World Conservation Union (IUCN) Adopts Resolution on Undersea Noise Pollution
Bangkok, Thailand (November 24, 2004) - The World Conservation Union (IUCN) adopted a significant resolution that recognizes noise as a form of pollution; calls on governments to apply the precautionary principle in assessing the impacts of noise generated by commercial, military, and industrial activities; and to avoid the use of powerful noise sources in habitat fop vulnerable species and in areas where marine mammals or endangered species may be concentrated.
The Resolution also acknowledges that ocean noise degrades habitat and has adverse effects on marine life ranging from disturbance to injury and mortality, and expresses concern that over the last century, the world's oceans have become polluted by acoustic energy from many human activities, including oil and gas exploration, commercial shipping, and military testing and training. The Resolution cites reports of mass strandings and deaths of cetaceans coincident with the use of military sonar and with the use of technologies in mineral exploration and 'greatly troubling'.
The Resolution further states that it is aware that some types of anthropogenic noise can travel hundreds and even thousands of miles underwater and, like other forms of pollution, are not restricted by national boundaries. It welcomes steps taken by governments to alleviate the impact of anthropogenic noise on marine species, but notes that many sources of intense noise are not presently subject to mitigation and that few protected areas are managed for noise impacts. The Resolution refers to measures on ocean noise taken by other bodies including the International Maritime Organization, the International Whaling Commission, ASCOBANS, and ACCOBAMS.
Specifically, the Resolution requests that the IUCN promote new measures for reducing the impacts of anthropogenic noise pollution on marine species and habitat and to ensure that such pollution is addressed; to take account of noise pollution and its impact on species and biodiversity in preparing the IUCN Red List (of threatened species); to develop research projects and management recommendations that advance the conservation of marine species in light of such pollution; to consider anthropogenic noise in work related to marine and coastal protected areas and specifically in assessments of the conservation status of World Heritage sites; to make recommendations on legal and policy issues arising out of the international management of undersea noise pollution.
The Resolution entreats all governments to:
limit the use of powerful noise sources until their short-term and long-term effects are better understood, and, to the maximum extent possible, to avoid the use of such sources in habitat of vulnerable species and in areas where marine mammals or endangered species may be concentrated;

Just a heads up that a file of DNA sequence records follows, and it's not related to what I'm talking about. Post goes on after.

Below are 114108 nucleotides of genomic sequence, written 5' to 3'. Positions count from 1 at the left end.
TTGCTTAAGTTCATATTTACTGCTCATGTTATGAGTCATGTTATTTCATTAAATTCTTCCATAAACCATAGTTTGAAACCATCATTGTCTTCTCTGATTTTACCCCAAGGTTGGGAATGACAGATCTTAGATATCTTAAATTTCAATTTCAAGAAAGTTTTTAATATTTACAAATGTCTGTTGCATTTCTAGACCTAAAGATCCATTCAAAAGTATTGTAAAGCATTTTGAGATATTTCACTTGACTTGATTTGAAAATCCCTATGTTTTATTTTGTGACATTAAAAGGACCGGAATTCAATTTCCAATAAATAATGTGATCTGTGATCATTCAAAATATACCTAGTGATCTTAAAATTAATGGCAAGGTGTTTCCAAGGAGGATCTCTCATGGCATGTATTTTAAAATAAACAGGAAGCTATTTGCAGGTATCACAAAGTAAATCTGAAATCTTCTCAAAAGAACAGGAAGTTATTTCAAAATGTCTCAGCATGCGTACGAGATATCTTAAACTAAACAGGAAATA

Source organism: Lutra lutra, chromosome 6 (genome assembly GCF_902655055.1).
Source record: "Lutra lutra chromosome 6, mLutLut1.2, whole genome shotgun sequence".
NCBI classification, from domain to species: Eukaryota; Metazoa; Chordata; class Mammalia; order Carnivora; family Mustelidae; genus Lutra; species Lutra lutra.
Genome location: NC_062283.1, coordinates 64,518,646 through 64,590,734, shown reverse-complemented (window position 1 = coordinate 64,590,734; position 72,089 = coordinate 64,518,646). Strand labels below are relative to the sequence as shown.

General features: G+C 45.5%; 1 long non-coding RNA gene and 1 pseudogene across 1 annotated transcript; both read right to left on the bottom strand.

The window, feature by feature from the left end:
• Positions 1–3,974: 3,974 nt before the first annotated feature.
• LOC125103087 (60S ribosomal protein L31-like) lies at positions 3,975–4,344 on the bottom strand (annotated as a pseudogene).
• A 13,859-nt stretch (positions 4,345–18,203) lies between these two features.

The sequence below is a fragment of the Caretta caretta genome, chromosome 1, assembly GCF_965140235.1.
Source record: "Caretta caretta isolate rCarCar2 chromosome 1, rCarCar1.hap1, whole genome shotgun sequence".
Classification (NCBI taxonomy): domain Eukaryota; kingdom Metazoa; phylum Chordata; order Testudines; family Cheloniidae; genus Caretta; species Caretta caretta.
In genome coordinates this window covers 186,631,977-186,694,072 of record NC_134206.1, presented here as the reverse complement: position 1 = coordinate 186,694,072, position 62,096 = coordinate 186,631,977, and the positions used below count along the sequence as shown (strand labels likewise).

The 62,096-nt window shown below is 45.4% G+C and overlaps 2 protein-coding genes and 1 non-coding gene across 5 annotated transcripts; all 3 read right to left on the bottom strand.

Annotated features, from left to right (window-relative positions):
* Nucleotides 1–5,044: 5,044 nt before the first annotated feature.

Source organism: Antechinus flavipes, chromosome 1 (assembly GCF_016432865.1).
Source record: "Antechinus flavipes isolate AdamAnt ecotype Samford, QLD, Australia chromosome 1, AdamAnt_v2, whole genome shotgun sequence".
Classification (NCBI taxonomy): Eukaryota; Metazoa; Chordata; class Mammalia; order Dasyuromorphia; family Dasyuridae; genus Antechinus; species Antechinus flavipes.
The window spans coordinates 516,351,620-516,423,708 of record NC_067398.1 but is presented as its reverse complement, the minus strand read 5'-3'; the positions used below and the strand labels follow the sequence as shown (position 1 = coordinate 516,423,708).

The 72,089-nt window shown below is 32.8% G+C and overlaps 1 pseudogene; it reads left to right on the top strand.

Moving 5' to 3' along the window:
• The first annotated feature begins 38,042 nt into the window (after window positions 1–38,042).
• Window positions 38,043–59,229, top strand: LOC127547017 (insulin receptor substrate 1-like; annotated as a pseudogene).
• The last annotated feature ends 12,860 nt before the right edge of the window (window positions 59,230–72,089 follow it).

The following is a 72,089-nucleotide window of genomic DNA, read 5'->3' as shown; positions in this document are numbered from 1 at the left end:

Finally the Resolution urges governments of MARPOL countries to support development of an annex for the control of undersea shipping noise; Members of the European Union (EU) to recognize that underwater noise is a potential source of disturbance to certain marine species and to ensure that the EU's Marine Strategy addresses the regulation of harmful noise in the marine environment; and also urges Parties to the Regional Seas Agreements coordinated by the United Nations Environment Program, or to other regional marine agreements and conventions, to include the control of anthropogenic noise pollution in their strategies, action plans, and measures for the preservation of habitats and the conservation of marine biological diversity.
Notably, the United States, one of the world's leading authorities and one of the largest contributors to man-made ocean noise, decided not to participate in the discussions. The US Department of State provided the following statement for the record:
The United States shares the underlying concerns with the potential effects of anthropogenic ocean sound on marine life and would like a number of clarifying points included in the Record.
We recognize that some anthropogenic ocean sound may have adverse effects, ranging from chronic to acute, on marine life.
The United States is a leader in funding research on all aspects of the issue.
The United States is a leader in implementing science-based management programs to assess and mitigate the adverse effects of some anthropogenic sound on marine mammals and endangered and threatened species.
The United States supports continued reliance upon science in making regulatory decisions about activities associated with anthropogenic ocean sound.
The United States encourages an international approach to advance scientific understanding of this issue and to promote science-based means of addressing adverse effects.
State and agency members United States refrained from engaging in deliberations on this motion and took no national government position on the motion as adopted for reasons given in the US General Statement on the IUCN Resolution Process.
For the resolution in full click here IUCN RES053.
For the World Conservation Union Website click here.